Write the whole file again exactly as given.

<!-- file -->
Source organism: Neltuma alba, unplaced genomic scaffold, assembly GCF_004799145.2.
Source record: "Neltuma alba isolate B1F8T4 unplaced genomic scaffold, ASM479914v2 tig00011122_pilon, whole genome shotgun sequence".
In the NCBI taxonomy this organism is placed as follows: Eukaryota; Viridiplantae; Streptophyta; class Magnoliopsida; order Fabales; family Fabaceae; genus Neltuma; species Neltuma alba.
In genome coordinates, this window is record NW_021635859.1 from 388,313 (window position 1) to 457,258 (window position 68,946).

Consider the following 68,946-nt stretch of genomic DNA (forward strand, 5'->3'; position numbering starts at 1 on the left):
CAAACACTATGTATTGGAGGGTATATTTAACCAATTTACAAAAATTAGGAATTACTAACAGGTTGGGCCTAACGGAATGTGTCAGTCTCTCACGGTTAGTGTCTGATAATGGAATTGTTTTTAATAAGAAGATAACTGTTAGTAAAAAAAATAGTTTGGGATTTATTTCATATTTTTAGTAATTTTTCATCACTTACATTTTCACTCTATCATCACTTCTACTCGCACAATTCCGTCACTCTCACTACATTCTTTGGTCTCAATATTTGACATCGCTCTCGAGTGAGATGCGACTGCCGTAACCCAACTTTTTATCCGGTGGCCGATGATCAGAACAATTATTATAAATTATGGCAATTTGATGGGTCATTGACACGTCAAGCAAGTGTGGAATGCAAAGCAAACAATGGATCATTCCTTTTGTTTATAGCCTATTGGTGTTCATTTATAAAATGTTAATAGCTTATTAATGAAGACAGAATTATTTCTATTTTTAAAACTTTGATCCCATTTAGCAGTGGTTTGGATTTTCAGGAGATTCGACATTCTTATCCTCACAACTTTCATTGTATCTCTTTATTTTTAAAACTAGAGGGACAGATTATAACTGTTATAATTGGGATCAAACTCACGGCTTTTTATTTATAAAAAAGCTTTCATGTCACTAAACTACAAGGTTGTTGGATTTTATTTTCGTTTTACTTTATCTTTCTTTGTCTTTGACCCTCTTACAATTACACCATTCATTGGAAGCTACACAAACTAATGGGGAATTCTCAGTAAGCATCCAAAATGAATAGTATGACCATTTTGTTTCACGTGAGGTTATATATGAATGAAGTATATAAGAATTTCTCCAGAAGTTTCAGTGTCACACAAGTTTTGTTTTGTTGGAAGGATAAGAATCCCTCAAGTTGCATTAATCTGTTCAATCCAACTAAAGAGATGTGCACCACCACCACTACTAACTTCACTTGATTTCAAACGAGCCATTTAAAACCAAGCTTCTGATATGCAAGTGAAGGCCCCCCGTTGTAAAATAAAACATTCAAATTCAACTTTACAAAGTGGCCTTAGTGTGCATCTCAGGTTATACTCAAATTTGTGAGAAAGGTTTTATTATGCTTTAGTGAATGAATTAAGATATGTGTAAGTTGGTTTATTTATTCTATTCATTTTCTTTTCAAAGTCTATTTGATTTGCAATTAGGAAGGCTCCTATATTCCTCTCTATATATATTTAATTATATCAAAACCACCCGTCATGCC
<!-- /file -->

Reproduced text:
Source organism: Neltuma alba, unplaced genomic scaffold, assembly GCF_004799145.2.
Source record: "Neltuma alba isolate B1F8T4 unplaced genomic scaffold, ASM479914v2 tig00011122_pilon, whole genome shotgun sequence".
In the NCBI taxonomy this organism is placed as follows: Eukaryota; Viridiplantae; Streptophyta; class Magnoliopsida; order Fabales; family Fabaceae; genus Neltuma; species Neltuma alba.
In genome coordinates, this window is record NW_021635859.1 from 388,313 (window position 1) to 457,258 (window position 68,946).

Consider the following 68,946-nt stretch of genomic DNA (forward strand, 5'->3'; position numbering starts at 1 on the left):
CAAACACTATGTATTGGAGGGTATATTTAACCAATTTACAAAAATTAGGAATTACTAACAGGTTGGGCCTAACGGAATGTGTCAGTCTCTCACGGTTAGTGTCTGATAATGGAATTGTTTTTAATAAGAAGATAACTGTTAGTAAAAAAAATAGTTTGGGATTTATTTCATATTTTTAGTAATTTTTCATCACTTACATTTTCACTCTATCATCACTTCTACTCGCACAATTCCGTCACTCTCACTACATTCTTTGGTCTCAATATTTGACATCGCTCTCGAGTGAGATGCGACTGCCGTAACCCAACTTTTTATCCGGTGGCCGATGATCAGAACAATTATTATAAATTATGGCAATTTGATGGGTCATTGACACGTCAAGCAAGTGTGGAATGCAAAGCAAACAATGGATCATTCCTTTTGTTTATAGCCTATTGGTGTTCATTTATAAAATGTTAATAGCTTATTAATGAAGACAGAATTATTTCTATTTTTAAAACTTTGATCCCATTTAGCAGTGGTTTGGATTTTCAGGAGATTCGACATTCTTATCCTCACAACTTTCATTGTATCTCTTTATTTTTAAAACTAGAGGGACAGATTATAACTGTTATAATTGGGATCAAACTCACGGCTTTTTATTTATAAAAAAGCTTTCATGTCACTAAACTACAAGGTTGTTGGATTTTATTTTCGTTTTACTTTATCTTTCTTTGTCTTTGACCCTCTTACAATTACACCATTCATTGGAAGCTACACAAACTAATGGGGAATTCTCAGTAAGCATCCAAAATGAATAGTATGACCATTTTGTTTCACGTGAGGTTATATATGAATGAAGTATATAAGAATTTCTCCAGAAGTTTCAGTGTCACACAAGTTTTGTTTTGTTGGAAGGATAAGAATCCCTCAAGTTGCATTAATCTGTTCAATCCAACTAAAGAGATGTGCACCACCACCACTACTAACTTCACTTGATTTCAAACGAGCCATTTAAAACCAAGCTTCTGATATGCAAGTGAAGGCCCCCCGTTGTAAAATAAAACATTCAAATTCAACTTTACAAAGTGGCCTTAGTGTGCATCTCAGGTTATACTCAAATTTGTGAGAAAGGTTTTATTATGCTTTAGTGAATGAATTAAGATATGTGTAAGTTGGTTTATTTATTCTATTCATTTTCTTTTCAAAGTCTATTTGATTTGCAATTAGGAAGGCTCCTATATTCCTCTCTATATATATTTAATTATATCAAAACCACCCGTCATGCC